• And what D suffers could be far worse than damage C suffers from breach in first place

      • What should be performed is uncertain

        • D can’t be compelled to perform where it is uncertain exactly what he has to perform from the contract

        • Chen Wishart: increases the chance of further litigation.

      • Enforcing the contract would require “constant supervision” of D by the court

        • Co-operative Insurance v Argyll Stores [1998]:

          • Lord Hoffmann:

            • With requiring people to do an activity for indeterminate time

              • Court will continue to have to check whether activity is being carried out

              • Means litigation becomes very expensive – contempt of court proceedings very heavy handed.

                • Damages on other hand simply give some immediate closure.

            • Specific Performance often only suitable when court requires a result to be achieved (e.g. pay money)

              • All the court has to do is to make an enquiry whether this has been done or not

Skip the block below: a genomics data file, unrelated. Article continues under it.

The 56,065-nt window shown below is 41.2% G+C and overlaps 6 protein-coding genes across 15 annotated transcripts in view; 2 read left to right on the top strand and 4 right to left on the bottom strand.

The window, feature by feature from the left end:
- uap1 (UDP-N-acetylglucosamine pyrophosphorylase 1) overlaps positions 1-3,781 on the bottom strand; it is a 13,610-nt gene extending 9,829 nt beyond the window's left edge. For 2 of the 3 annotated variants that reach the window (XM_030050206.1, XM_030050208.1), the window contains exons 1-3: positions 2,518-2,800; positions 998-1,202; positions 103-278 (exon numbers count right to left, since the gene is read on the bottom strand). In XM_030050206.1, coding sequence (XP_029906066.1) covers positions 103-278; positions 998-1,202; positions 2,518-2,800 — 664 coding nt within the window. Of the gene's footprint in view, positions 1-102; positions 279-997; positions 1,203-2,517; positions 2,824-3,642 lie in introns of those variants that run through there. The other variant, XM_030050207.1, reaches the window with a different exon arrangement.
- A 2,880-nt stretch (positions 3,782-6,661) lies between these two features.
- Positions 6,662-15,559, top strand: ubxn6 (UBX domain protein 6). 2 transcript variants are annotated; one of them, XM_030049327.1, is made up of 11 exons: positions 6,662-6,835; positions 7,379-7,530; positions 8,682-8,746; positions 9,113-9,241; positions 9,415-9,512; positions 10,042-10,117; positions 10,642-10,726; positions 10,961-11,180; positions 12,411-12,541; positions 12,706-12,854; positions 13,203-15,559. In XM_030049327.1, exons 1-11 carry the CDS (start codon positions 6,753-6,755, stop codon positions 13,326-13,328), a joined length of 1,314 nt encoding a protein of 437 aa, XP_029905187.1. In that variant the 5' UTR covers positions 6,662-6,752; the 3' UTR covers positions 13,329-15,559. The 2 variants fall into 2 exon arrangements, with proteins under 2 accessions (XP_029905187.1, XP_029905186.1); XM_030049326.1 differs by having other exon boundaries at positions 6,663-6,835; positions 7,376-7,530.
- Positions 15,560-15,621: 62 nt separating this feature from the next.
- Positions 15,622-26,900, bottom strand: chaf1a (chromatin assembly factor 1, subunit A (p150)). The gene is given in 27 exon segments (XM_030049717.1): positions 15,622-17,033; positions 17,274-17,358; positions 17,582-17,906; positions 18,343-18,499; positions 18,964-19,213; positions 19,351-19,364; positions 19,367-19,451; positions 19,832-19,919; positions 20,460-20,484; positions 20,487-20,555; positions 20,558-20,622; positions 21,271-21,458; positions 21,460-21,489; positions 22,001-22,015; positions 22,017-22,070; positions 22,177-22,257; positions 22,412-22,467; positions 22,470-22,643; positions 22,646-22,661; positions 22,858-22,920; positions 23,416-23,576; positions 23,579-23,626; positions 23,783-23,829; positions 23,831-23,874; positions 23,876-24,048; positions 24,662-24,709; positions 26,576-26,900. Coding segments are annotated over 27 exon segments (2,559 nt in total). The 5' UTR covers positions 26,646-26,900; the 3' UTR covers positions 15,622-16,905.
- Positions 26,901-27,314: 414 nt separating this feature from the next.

Injunctions

  • Mandatory Injunctions

    • These compel D to undo the effects of his breach of contract

      • But will only be awarded where D has “trodden roughshod over C’s rights”

  • Prohibitive Injunctions

    • When an injunction “not to do something” will be ordered

      • Lumely v Wagner [1852]: W contracted with X to sing in theatre for three months. W a diva, so threw a strop and refused to sing. X attempted to get court to order specific performance.

        • Lord Chancellor:

          • Can’t force W to sing so can’t grant specific performance.

            • But can force her not to perform at any other theatre

          • This is essentially an injunction

            • Her contract states she must perform for three months at X’s theatre

              • Therefore, not unjust to issue injunction making her do what she herself has bound herself to do – not to perform elsewhere.

          • Burrows: time length – only 2 months to go – probably a factor in decision that not unjust.

      • Arguments for granting:

        • Interferes less...